Sorry to be a little late to the party here…
I would like to clarify on some remarks recently made about Common Logic.
On 5/14/13 12:00 PM, John F Sowa wrote:
5. Common Logic has only one domain of quantification,...
In addition a CL interpretation allows for reference to entities that
are outside of the domain of quantification.
A little more carefully, it is only CL itself that allows this; a given interpretation either has entities outside the domain of quantification or it doesn't.
This larger set of entities is called the universe of reference.
I think this is a bit misleading. For one thing, the universe of reference (UoR) needn't be larger than the domain of quantification, or, in CL-speak, the universe of discourse (UoD), as I'm sure you know. For another, every interpretation has a UoR. More exactly, every interpretation contains a UoD and a UoR; the UoD is the domain over which the quantifiers range, and the UoR is designated to be the set that contains the denotations of the names of the language (a.k.a. dialect) being interpreted. The UoD of an interpretation is stipulated to be a subset of the UoR. For non-segregated dialects — i.e., those in which no names have been set aside to play only predicative or functional roles — the UoR is (for all intents and purposes anyway) identical with the UoD. The UoD must be a proper subset of the UoR only in interpretations of segregated dialects.
In that sense,I would say that CL has an implicit five-category ontology. There are
one could say that CL has an implicit one-category ontology.
the three categories of entity, function and relation.
I'm with John on this one; at root, CL's is a one-category ontology. There is just one kind of thing in CL's ontology — things, or entities — but those things can play three different roles: a relation role, a function role, and the role (roughly put) of a subject to the predication of a relation or application of a function.
The category of
entity is further divided into the domain of discourse and the
complement of the domain of discourse within the universe of reference.
I definitely do not see this as a categorical division. There are just entities. Any entities in the UoR are simply ones that, for whatever reasons, are to play relation and function roles only.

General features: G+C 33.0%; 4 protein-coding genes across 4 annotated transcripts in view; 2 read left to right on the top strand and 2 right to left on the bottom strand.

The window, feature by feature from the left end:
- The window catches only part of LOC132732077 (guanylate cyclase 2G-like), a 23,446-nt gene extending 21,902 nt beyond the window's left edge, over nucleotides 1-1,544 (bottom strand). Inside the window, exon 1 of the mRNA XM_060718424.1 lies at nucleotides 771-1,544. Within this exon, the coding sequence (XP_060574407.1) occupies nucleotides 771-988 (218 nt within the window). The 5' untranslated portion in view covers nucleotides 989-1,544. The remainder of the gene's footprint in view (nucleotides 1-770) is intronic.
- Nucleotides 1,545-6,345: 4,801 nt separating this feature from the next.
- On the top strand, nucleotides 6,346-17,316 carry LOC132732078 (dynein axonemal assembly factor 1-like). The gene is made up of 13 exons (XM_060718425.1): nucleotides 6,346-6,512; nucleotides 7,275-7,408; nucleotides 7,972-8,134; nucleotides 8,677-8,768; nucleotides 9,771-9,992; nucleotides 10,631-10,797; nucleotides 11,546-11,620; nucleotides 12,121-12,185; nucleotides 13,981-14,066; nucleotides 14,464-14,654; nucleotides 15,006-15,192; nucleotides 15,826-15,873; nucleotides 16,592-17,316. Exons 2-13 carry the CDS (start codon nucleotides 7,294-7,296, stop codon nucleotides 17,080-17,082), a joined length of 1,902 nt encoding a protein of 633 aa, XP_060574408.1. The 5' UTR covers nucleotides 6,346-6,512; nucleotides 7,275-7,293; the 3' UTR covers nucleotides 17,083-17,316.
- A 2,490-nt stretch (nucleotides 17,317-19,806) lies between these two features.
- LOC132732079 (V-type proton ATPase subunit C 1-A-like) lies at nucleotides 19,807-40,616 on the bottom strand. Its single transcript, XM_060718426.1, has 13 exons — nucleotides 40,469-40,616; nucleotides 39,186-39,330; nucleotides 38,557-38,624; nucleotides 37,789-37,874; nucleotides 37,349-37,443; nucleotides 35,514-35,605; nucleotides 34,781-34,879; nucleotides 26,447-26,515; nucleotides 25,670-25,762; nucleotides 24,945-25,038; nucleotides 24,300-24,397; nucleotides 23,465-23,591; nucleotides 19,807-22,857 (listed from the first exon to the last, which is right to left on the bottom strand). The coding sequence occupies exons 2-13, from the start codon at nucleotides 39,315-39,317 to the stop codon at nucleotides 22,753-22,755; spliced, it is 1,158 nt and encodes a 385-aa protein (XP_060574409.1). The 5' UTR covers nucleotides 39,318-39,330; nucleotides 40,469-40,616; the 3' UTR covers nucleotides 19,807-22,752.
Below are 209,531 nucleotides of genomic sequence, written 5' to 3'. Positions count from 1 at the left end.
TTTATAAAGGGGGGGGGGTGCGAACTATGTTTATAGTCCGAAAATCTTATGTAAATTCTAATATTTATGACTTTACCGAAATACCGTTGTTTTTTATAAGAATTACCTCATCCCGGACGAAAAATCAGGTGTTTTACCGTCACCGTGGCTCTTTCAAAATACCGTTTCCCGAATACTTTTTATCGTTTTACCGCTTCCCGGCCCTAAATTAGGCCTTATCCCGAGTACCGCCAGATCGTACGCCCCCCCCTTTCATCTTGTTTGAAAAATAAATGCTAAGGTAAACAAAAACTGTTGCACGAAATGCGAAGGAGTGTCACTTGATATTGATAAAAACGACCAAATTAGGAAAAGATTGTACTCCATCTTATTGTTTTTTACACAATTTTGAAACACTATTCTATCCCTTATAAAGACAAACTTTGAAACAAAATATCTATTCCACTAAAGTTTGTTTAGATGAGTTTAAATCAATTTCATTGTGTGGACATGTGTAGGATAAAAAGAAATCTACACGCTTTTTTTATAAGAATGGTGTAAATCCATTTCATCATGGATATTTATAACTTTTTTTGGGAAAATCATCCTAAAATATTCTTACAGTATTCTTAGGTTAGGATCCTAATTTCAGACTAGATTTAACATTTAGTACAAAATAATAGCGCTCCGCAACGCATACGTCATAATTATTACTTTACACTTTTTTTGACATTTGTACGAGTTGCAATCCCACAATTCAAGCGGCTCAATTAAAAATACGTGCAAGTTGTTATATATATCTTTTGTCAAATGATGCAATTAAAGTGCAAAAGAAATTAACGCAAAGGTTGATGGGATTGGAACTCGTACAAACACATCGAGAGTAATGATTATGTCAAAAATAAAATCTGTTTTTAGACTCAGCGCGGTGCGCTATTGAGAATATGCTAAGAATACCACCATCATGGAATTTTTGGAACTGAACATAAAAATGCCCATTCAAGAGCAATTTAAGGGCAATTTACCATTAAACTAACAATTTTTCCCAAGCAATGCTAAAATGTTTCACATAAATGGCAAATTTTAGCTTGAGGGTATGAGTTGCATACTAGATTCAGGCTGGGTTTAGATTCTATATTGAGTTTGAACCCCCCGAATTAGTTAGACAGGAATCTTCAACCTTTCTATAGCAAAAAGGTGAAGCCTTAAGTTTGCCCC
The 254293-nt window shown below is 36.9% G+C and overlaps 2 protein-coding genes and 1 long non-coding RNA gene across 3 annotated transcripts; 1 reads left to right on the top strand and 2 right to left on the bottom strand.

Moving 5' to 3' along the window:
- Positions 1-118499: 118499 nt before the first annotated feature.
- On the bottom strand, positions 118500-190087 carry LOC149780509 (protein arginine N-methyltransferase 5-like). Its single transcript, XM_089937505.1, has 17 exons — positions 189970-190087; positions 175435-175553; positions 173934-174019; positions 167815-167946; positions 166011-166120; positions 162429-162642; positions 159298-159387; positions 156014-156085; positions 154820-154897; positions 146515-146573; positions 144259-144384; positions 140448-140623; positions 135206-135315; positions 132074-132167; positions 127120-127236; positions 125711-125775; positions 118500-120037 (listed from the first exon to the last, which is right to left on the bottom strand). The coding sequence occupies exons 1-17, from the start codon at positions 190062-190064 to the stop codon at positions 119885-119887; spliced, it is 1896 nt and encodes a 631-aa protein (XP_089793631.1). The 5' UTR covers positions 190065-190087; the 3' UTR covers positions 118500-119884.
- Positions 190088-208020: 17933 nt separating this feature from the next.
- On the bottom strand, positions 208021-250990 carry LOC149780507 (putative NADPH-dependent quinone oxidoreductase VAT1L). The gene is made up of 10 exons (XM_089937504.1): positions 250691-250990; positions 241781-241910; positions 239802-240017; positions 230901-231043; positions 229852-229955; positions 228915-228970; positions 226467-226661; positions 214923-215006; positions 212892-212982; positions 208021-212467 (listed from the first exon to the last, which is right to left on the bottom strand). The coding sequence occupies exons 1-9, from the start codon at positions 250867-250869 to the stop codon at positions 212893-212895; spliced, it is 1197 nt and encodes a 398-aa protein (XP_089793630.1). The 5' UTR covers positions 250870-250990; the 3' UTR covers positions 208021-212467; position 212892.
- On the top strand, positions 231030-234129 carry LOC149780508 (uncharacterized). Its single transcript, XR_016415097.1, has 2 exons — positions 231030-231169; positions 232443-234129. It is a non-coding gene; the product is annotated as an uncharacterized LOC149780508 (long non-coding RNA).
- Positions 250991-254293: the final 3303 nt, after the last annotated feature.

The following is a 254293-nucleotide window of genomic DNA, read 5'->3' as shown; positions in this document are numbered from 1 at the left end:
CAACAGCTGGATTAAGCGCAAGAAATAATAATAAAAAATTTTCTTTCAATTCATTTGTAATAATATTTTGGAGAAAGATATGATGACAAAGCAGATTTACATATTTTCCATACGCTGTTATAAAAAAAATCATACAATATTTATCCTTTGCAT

The functions and relations can also be partitioned into discourse and non-discourse.
But again, nothing is intrinsically a function or relation in a CL interpretation. Even the entities in UoR \ UoD play both relation and function roles.
While it is possible to have the same function/relation
Important to note that you are talking about function/relation extensions here.
associated with a discourse entity and also with a non-discourse entity,
any function/relation associated with some entity in the domain of
discourse could be considered a discourse function/relation, due to it
being "reachable" by a quantification such as
(exists (x) (= x(a) b) )
You lost me here. So let f_e be the function extension of e, where e ∈ UoD. I'm sure what "could be considered" amounts to here. Things aren't "considered" one way or another in an interpretation, they just are one thing or another. And I don't in particular see how f_e is "reachable" in any significant sense; suppose e is the value of "x" in "(= x(a) b)". "x(a)" does not refer to f_e; f_e is simply used in the calculation of the denotation of "x(a)".
This gives six categories ( discourse and nondiscourse relations, functions and entities).
Again, I think you are mistaking divisions within (some) CL interpretations for significant ontological distinctions; I don't think that is the right way to think about CL. I've laid out my thoughts on this in more detail in this article
. A preprint is available here